EU and constitutional treaty

According to the definition of the Federal Constitutional Court, the supranationally organized European Union is an association of states , the legitimacy of which is not based on a European nation, but on the collective will of its sovereign member states as a result of the treaty :

"(LS 8) The Union Treaty establishes an association of states to realize an ever closer union of the - state-organized - peoples of Europe, not a state based on a European state people.
(LS 3a) Thus, democratic legitimation takes place through the feedback of the actions of European bodies to the parliaments of the member states; in addition - as the European nations grow closer together - within the institutional structure of the European Union there is the mediation of democratic legitimation through the European Parliament elected by the citizens of the member states. "

The European Convention , sometimes wrongly called the Constitutional Convention , developed a Charter of Fundamental Rights of the European Union and a draft constitutional treaty for Europe on behalf of the European Council , i.e. the national EU governments . In doing so, he never referred to the possible constitutional power of a European Union people , which would have been a truly revolutionary act . The project of the EU Constitutional Treaty failed because of the negative national referendums in France and the Netherlands in 2005. In this context, critics speak of a democratic deficit of the European Union and demand rather than individual national ratifications a pan-European decision on the Union constitution by a Union-wide referendum by the Union people . The European lawyer Thomas Schmitz from Göttingen also considers a strong participation of the Union people in the constitution-making process in the Union to be essential and demands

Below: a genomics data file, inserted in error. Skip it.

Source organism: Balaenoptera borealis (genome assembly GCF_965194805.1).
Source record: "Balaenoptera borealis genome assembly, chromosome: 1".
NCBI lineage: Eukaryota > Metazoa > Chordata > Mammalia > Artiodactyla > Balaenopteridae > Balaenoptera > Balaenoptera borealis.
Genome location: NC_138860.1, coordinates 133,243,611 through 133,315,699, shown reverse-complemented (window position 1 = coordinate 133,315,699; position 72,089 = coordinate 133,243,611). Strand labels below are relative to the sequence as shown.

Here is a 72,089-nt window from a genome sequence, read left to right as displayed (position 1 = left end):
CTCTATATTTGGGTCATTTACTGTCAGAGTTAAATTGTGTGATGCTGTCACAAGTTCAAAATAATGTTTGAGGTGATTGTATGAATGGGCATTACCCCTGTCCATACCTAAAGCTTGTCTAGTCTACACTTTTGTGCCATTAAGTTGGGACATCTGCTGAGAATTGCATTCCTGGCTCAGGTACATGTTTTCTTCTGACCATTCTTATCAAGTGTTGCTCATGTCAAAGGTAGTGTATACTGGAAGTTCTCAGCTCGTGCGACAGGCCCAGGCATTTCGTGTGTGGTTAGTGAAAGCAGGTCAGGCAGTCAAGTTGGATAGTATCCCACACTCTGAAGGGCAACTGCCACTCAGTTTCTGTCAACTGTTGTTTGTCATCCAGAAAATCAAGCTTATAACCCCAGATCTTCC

"A. a leading representation of the Union people in the preparation of the draft constitution,
b. the activation of the Union people in a Union-wide public constitutional discussion,
c. a political decision on the Union constitution in a Union-wide referendum . "

Only a paradigm shift, an exchange of the basis of legitimation, would make it possible to adopt a European Union constitution instead of a treaty:

“If the Union were to break away from its legal basis under international treaty law and change its basis of legitimacy by no longer relying on the collective will of its member states, but on the constitutional power of the Union's citizens. Such an exchange of the basis of legitimation would be truly revolutionary. "

It is currently unlikely that the European Parliament - like the French National Assembly in 1789 - could declare itself a Union-European Constituent Assembly in a revolutionary act :

“It is theoretically conceivable that such a paradigm shift will take place as a result of a formal constitution and that the European peoples will constitute themselves as a political unit in the manner indicated, but it is currently not foreseeable. The citizens of the EU member states see themselves as 'Europeans', but their European collective identity is still weak and in particular has hardly any political dimension. Therefore, there is currently nothing to support the assumption that - as once in France - the European peoples would declare themselves to be a European constituent and, using the constituent power of a people as the unified subject of legitimation, would create a European constitution. "

On December 13, 2007, the members of the European Council signed the Lisbon Treaty , which is largely based on the rejected EU Constitutional Treaty . As for the form, it is no longer a constitutional treaty, but a reform treaty. He reforms the Treaty on European Union and the Treaty establishing the European Community . The reform treaty was denied until November 3, 2009 by the national parliaments of the member states . There were no national referendums or a Europe-wide referendum, only Ireland was the only EU country to hold a referendum on the treaty for national constitutional reasons.

Critics see this as a perpetuation of the democratic deficit of the EU and the remoteness of its political power elite .

Historical examples

In the period up to the 19th century

From the 19th century to the Second World War

After the Second World War

Artistic processing